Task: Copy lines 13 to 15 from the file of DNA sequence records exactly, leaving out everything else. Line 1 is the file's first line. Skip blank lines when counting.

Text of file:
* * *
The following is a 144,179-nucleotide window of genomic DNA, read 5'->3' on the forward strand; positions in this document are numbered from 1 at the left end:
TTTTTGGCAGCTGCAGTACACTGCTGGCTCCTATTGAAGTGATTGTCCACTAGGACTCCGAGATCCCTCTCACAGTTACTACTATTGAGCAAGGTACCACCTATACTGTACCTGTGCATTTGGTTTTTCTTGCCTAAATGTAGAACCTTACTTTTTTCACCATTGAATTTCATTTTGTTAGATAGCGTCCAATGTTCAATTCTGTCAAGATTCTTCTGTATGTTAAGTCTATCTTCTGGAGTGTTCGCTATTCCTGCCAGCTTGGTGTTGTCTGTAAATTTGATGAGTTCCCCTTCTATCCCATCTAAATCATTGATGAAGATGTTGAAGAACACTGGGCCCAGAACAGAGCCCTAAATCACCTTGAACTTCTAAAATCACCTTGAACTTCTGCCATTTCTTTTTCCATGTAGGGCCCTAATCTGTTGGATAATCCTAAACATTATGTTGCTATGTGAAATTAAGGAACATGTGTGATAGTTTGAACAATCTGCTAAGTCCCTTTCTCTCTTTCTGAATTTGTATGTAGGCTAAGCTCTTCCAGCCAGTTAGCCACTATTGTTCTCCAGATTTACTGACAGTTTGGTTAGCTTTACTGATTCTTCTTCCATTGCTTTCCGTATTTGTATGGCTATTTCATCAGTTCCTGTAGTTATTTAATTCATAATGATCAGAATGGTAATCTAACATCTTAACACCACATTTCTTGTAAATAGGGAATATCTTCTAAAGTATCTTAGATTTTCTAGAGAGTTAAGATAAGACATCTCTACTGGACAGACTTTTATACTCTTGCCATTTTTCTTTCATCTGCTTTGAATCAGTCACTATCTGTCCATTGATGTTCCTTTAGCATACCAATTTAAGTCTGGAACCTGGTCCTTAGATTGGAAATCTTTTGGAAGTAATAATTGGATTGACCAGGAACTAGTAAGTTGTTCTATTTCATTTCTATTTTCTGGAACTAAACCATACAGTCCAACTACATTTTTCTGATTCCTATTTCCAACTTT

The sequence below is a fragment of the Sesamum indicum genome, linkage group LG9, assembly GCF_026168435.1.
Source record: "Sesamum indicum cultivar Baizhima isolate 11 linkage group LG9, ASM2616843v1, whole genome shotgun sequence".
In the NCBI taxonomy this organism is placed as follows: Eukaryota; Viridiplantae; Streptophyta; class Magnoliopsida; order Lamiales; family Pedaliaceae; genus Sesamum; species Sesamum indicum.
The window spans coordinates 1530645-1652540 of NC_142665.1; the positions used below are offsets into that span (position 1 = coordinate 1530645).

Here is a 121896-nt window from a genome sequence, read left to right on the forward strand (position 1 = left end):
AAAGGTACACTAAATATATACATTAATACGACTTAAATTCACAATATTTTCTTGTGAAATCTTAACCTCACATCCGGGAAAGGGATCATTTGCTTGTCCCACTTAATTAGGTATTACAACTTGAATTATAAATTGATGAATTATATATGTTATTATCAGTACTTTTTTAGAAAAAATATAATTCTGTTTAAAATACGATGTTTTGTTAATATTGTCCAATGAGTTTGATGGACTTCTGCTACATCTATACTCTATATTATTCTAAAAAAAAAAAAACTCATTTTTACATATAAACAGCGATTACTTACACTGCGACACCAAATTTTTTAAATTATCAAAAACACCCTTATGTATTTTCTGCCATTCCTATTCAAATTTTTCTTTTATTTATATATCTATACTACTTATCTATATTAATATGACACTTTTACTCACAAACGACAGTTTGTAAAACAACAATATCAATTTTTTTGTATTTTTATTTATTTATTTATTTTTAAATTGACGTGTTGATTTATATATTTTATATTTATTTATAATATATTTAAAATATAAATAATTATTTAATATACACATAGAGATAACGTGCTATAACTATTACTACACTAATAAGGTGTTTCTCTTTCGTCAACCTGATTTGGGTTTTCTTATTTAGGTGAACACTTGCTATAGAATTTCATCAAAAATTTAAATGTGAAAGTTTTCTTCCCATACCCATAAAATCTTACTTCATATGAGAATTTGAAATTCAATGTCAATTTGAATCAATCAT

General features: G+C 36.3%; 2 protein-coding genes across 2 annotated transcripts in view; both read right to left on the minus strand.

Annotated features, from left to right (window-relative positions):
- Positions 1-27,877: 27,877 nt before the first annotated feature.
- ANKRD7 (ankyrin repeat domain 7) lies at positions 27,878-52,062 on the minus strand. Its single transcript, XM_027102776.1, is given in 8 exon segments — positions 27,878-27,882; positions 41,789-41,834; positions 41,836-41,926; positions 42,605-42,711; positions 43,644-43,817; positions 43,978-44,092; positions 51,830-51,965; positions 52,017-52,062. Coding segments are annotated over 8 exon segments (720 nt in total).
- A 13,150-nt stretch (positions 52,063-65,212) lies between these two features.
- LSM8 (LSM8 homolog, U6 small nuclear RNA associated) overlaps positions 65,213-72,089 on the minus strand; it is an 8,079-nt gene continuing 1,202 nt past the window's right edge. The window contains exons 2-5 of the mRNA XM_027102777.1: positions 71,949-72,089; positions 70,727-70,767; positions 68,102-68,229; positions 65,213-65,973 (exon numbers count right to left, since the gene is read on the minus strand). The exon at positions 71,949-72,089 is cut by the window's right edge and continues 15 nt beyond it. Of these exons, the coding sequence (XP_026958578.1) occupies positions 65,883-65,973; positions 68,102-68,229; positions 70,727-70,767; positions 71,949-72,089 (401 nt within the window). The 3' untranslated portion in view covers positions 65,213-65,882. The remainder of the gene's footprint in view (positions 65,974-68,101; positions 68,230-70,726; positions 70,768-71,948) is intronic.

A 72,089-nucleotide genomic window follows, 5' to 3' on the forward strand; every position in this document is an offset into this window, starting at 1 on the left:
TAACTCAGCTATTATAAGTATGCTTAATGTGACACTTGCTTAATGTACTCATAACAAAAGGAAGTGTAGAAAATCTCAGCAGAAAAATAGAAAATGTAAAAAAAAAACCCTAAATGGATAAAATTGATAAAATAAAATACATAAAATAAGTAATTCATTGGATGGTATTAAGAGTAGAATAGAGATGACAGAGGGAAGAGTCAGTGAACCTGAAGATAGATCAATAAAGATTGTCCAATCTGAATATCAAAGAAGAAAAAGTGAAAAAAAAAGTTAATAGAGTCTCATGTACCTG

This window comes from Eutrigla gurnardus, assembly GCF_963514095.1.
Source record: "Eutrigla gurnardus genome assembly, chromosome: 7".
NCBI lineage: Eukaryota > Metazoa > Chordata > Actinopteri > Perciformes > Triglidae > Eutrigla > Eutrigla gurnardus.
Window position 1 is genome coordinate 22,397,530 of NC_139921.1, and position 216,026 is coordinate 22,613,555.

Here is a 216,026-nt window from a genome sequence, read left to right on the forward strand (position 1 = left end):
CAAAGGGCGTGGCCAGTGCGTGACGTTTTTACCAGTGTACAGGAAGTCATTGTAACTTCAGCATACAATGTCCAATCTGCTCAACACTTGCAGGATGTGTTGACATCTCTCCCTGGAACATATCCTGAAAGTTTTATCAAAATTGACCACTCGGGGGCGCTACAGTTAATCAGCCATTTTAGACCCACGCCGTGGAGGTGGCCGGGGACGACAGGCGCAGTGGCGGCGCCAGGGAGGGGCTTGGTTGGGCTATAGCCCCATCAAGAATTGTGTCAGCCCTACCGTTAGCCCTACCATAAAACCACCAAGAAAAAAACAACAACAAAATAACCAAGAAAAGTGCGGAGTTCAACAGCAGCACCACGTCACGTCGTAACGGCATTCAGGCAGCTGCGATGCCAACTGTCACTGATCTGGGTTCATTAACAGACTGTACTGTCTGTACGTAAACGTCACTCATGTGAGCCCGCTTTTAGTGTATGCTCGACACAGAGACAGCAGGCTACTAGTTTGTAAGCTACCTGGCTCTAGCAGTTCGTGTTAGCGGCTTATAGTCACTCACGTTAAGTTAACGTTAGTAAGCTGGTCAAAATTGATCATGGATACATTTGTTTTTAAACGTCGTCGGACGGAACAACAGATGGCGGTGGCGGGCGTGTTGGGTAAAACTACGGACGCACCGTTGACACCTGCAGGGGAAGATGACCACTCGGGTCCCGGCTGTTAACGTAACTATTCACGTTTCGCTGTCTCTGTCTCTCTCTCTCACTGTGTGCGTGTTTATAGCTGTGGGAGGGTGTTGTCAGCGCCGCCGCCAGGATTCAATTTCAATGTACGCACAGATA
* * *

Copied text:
- A 13,150-nt stretch (positions 52,063-65,212) lies between these two features.
- LSM8 (LSM8 homolog, U6 small nuclear RNA associated) overlaps positions 65,213-72,089 on the minus strand; it is an 8,079-nt gene continuing 1,202 nt past the window's right edge. The window contains exons 2-5 of the mRNA XM_027102777.1: positions 71,949-72,089; positions 70,727-70,767; positions 68,102-68,229; positions 65,213-65,973 (exon numbers count right to left, since the gene is read on the minus strand). The exon at positions 71,949-72,089 is cut by the window's right edge and continues 15 nt beyond it. Of these exons, the coding sequence (XP_026958578.1) occupies positions 65,883-65,973; positions 68,102-68,229; positions 70,727-70,767; positions 71,949-72,089 (401 nt within the window). The 3' untranslated portion in view covers positions 65,213-65,882. The remainder of the gene's footprint in view (positions 65,974-68,101; positions 68,230-70,726; positions 70,768-71,948) is intronic.

A 72,089-nucleotide genomic window follows, 5' to 3' on the forward strand; every position in this document is an offset into this window, starting at 1 on the left: